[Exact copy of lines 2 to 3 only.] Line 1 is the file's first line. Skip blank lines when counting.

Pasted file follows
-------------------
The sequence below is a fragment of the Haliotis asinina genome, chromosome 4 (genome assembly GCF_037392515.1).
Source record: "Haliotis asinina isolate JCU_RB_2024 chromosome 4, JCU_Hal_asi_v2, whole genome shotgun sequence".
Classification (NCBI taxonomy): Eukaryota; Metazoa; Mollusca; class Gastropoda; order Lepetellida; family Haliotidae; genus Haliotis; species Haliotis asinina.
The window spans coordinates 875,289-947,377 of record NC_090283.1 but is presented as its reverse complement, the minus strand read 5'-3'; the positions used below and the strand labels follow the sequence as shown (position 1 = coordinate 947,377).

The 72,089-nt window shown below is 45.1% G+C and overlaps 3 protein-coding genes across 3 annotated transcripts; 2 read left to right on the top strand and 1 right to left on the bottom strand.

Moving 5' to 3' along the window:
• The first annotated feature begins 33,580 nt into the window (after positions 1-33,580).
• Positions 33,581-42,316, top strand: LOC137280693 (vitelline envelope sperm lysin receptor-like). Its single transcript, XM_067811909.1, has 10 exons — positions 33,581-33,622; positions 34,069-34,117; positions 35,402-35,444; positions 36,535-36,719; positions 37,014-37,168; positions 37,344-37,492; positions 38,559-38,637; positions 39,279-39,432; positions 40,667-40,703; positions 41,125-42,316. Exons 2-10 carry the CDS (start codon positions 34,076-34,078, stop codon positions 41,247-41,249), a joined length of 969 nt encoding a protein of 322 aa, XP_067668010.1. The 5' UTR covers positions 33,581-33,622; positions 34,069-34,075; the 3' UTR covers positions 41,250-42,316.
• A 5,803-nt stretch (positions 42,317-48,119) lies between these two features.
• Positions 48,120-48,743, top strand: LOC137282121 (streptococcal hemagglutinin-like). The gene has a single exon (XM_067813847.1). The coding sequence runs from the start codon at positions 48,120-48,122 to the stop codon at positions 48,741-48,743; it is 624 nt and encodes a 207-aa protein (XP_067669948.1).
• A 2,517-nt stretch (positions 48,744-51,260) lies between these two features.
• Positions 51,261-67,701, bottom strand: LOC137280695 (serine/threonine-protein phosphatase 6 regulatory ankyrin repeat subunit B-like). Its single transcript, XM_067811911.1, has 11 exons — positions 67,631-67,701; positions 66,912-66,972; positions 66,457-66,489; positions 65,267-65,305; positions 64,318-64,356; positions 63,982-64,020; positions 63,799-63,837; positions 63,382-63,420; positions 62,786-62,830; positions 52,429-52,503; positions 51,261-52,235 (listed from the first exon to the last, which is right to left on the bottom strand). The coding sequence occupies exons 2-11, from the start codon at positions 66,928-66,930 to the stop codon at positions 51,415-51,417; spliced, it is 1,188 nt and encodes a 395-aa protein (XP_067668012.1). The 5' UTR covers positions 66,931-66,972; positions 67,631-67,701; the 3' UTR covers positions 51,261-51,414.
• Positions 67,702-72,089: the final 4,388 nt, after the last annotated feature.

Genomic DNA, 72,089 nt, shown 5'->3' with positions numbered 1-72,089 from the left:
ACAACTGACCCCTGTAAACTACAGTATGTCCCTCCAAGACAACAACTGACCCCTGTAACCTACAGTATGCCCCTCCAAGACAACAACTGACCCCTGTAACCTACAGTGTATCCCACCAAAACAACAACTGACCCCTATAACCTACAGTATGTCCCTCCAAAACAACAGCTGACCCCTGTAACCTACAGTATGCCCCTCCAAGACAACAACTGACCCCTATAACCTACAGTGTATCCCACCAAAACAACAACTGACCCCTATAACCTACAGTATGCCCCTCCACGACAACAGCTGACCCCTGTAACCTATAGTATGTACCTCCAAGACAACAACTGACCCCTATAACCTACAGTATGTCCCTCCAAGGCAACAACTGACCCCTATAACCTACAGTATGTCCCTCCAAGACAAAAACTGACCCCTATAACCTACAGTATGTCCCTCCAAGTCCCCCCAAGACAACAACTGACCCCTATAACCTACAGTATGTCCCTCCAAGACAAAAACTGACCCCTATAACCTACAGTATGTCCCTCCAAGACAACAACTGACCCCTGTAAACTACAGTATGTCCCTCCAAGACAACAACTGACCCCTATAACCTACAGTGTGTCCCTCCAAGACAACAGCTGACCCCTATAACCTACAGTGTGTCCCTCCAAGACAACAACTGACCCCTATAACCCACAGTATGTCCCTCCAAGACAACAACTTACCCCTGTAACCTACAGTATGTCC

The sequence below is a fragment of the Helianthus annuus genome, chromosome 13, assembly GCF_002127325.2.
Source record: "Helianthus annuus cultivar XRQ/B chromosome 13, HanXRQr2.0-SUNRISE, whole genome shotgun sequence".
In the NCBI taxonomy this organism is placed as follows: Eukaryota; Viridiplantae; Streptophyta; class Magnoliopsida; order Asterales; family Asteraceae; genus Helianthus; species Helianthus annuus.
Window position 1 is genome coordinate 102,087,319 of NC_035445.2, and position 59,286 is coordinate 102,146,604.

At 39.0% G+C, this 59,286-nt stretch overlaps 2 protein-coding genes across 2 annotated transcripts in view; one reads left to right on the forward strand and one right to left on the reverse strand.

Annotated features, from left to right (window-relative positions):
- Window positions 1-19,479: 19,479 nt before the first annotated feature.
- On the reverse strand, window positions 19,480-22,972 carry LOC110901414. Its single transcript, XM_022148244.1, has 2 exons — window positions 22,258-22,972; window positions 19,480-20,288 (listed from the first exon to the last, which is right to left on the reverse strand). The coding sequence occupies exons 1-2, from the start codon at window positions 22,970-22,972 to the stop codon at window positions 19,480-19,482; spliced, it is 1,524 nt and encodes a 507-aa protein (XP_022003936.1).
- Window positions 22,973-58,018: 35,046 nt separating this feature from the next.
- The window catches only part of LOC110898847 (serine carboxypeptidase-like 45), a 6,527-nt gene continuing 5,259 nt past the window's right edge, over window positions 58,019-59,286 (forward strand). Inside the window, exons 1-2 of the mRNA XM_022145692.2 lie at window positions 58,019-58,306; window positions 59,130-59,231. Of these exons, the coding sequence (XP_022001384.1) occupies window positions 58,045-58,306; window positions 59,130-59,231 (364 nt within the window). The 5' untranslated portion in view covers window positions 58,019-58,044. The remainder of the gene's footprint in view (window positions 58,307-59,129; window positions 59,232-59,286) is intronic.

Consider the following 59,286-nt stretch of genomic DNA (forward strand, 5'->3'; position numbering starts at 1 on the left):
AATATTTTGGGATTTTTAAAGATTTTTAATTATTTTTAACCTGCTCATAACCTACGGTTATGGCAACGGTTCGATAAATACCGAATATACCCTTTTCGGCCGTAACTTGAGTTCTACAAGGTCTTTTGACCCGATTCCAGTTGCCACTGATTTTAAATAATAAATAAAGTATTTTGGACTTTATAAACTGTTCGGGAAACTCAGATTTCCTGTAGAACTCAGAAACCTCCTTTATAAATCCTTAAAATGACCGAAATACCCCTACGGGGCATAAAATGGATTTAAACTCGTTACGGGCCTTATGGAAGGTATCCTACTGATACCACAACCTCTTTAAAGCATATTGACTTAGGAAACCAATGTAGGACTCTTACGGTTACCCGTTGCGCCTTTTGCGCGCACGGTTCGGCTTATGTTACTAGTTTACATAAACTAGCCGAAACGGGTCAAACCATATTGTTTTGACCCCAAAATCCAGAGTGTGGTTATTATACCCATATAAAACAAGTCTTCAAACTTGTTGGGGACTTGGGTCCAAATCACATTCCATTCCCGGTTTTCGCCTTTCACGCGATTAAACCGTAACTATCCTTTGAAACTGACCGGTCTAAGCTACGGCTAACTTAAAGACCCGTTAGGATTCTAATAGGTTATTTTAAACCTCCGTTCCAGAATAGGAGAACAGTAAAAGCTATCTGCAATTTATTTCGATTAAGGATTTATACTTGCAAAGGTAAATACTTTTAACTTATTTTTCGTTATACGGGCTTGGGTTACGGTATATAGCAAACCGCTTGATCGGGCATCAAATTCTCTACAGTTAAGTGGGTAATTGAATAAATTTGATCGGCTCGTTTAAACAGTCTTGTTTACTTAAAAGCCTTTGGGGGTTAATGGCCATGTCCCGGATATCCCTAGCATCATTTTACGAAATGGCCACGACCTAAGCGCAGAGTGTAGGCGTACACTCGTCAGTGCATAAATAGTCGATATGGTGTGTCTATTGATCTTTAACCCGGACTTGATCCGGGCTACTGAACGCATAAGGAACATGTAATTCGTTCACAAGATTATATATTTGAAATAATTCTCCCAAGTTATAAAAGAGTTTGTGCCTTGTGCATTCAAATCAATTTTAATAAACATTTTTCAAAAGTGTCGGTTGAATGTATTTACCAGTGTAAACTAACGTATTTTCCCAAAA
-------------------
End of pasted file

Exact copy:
Source record: "Haliotis asinina isolate JCU_RB_2024 chromosome 4, JCU_Hal_asi_v2, whole genome shotgun sequence".
Classification (NCBI taxonomy): Eukaryota; Metazoa; Mollusca; class Gastropoda; order Lepetellida; family Haliotidae; genus Haliotis; species Haliotis asinina.